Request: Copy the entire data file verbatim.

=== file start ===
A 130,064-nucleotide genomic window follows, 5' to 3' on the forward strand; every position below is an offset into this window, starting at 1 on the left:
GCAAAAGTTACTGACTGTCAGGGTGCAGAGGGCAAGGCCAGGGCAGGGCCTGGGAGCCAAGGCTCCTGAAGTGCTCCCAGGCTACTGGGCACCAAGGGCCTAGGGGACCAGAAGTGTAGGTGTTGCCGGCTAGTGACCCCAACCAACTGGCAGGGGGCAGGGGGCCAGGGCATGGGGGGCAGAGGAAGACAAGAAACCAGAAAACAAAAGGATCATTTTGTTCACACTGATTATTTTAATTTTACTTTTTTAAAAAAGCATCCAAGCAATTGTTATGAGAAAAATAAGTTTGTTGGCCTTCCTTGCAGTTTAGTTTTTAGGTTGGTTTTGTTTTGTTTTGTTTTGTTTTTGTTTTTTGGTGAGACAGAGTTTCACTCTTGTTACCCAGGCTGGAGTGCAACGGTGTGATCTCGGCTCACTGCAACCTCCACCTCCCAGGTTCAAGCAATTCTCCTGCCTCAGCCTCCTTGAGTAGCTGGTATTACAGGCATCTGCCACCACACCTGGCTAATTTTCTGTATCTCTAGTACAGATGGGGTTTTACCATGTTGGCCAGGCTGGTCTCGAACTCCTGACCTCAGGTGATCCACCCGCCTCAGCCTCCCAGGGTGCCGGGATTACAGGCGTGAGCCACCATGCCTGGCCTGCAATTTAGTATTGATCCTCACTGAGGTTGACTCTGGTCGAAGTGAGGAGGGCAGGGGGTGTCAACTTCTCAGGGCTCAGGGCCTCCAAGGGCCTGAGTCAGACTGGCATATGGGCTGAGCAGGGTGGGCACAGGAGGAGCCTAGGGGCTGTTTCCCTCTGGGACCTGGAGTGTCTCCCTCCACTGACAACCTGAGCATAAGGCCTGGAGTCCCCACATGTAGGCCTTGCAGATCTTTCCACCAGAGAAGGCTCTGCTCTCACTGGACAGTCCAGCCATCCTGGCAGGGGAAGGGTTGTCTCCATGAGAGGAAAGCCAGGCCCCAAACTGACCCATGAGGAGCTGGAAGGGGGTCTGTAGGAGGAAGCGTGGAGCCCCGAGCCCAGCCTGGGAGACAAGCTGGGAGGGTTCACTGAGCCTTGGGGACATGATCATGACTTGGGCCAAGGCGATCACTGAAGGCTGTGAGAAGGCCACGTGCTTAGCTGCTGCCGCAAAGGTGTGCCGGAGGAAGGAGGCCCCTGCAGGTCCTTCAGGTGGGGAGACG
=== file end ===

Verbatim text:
A 130,064-nucleotide genomic window follows, 5' to 3' on the forward strand; every position below is an offset into this window, starting at 1 on the left:
GCAAAAGTTACTGACTGTCAGGGTGCAGAGGGCAAGGCCAGGGCAGGGCCTGGGAGCCAAGGCTCCTGAAGTGCTCCCAGGCTACTGGGCACCAAGGGCCTAGGGGACCAGAAGTGTAGGTGTTGCCGGCTAGTGACCCCAACCAACTGGCAGGGGGCAGGGGGCCAGGGCATGGGGGGCAGAGGAAGACAAGAAACCAGAAAACAAAAGGATCATTTTGTTCACACTGATTATTTTAATTTTACTTTTTTAAAAAAGCATCCAAGCAATTGTTATGAGAAAAATAAGTTTGTTGGCCTTCCTTGCAGTTTAGTTTTTAGGTTGGTTTTGTTTTGTTTTGTTTTGTTTTTGTTTTTTGGTGAGACAGAGTTTCACTCTTGTTACCCAGGCTGGAGTGCAACGGTGTGATCTCGGCTCACTGCAACCTCCACCTCCCAGGTTCAAGCAATTCTCCTGCCTCAGCCTCCTTGAGTAGCTGGTATTACAGGCATCTGCCACCACACCTGGCTAATTTTCTGTATCTCTAGTACAGATGGGGTTTTACCATGTTGGCCAGGCTGGTCTCGAACTCCTGACCTCAGGTGATCCACCCGCCTCAGCCTCCCAGGGTGCCGGGATTACAGGCGTGAGCCACCATGCCTGGCCTGCAATTTAGTATTGATCCTCACTGAGGTTGACTCTGGTCGAAGTGAGGAGGGCAGGGGGTGTCAACTTCTCAGGGCTCAGGGCCTCCAAGGGCCTGAGTCAGACTGGCATATGGGCTGAGCAGGGTGGGCACAGGAGGAGCCTAGGGGCTGTTTCCCTCTGGGACCTGGAGTGTCTCCCTCCACTGACAACCTGAGCATAAGGCCTGGAGTCCCCACATGTAGGCCTTGCAGATCTTTCCACCAGAGAAGGCTCTGCTCTCACTGGACAGTCCAGCCATCCTGGCAGGGGAAGGGTTGTCTCCATGAGAGGAAAGCCAGGCCCCAAACTGACCCATGAGGAGCTGGAAGGGGGTCTGTAGGAGGAAGCGTGGAGCCCCGAGCCCAGCCTGGGAGACAAGCTGGGAGGGTTCACTGAGCCTTGGGGACATGATCATGACTTGGGCCAAGGCGATCACTGAAGGCTGTGAGAAGGCCACGTGCTTAGCTGCTGCCGCAAAGGTGTGCCGGAGGAAGGAGGCCCCTGCAGGTCCTTCAGGTGGGGAGACG